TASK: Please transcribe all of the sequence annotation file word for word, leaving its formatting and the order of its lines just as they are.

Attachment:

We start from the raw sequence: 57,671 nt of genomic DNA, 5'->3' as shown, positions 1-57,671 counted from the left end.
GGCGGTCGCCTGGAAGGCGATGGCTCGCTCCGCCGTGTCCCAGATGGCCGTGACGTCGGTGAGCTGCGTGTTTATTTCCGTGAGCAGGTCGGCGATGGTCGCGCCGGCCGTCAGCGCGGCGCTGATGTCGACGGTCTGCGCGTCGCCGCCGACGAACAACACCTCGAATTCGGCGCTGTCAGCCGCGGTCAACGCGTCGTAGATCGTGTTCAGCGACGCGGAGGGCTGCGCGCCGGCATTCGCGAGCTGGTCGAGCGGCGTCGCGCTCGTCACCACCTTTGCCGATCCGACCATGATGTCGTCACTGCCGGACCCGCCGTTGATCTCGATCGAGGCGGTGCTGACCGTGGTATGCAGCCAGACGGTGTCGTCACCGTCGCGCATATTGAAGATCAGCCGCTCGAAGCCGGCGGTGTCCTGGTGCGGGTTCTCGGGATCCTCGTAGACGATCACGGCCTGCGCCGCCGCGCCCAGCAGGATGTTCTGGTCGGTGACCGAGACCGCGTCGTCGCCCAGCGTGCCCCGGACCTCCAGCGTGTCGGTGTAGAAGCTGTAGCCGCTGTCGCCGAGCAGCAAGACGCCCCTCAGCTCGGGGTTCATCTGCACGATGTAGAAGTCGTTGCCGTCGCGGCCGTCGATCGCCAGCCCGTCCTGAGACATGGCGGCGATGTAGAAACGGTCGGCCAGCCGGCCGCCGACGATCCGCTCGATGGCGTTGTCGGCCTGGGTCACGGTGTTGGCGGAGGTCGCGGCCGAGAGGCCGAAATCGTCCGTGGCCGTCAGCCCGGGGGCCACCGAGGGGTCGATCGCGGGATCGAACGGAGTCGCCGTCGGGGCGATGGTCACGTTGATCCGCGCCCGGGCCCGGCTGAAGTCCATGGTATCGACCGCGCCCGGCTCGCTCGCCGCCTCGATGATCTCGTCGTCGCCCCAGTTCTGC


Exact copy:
We start from the raw sequence: 57,671 nt of genomic DNA, 5'->3' as shown, positions 1-57,671 counted from the left end.
GGCGGTCGCCTGGAAGGCGATGGCTCGCTCCGCCGTGTCCCAGATGGCCGTGACGTCGGTGAGCTGCGTGTTTATTTCCGTGAGCAGGTCGGCGATGGTCGCGCCGGCCGTCAGCGCGGCGCTGATGTCGACGGTCTGCGCGTCGCCGCCGACGAACAACACCTCGAATTCGGCGCTGTCAGCCGCGGTCAACGCGTCGTAGATCGTGTTCAGCGACGCGGAGGGCTGCGCGCCGGCATTCGCGAGCTGGTCGAGCGGCGTCGCGCTCGTCACCACCTTTGCCGATCCGACCATGATGTCGTCACTGCCGGACCCGCCGTTGATCTCGATCGAGGCGGTGCTGACCGTGGTATGCAGCCAGACGGTGTCGTCACCGTCGCGCATATTGAAGATCAGCCGCTCGAAGCCGGCGGTGTCCTGGTGCGGGTTCTCGGGATCCTCGTAGACGATCACGGCCTGCGCCGCCGCGCCCAGCAGGATGTTCTGGTCGGTGACCGAGACCGCGTCGTCGCCCAGCGTGCCCCGGACCTCCAGCGTGTCGGTGTAGAAGCTGTAGCCGCTGTCGCCGAGCAGCAAGACGCCCCTCAGCTCGGGGTTCATCTGCACGATGTAGAAGTCGTTGCCGTCGCGGCCGTCGATCGCCAGCCCGTCCTGAGACATGGCGGCGATGTAGAAACGGTCGGCCAGCCGGCCGCCGACGATCCGCTCGATGGCGTTGTCGGCCTGGGTCACGGTGTTGGCGGAGGTCGCGGCCGAGAGGCCGAAATCGTCCGTGGCCGTCAGCCCGGGGGCCACCGAGGGGTCGATCGCGGGATCGAACGGAGTCGCCGTCGGGGCGATGGTCACGTTGATCCGCGCCCGGGCCCGGCTGAAGTCCATGGTATCGACCGCGCCCGGCTCGCTCGCCGCCTCGATGATCTCGTCGTCGCCCCAGTTCTGC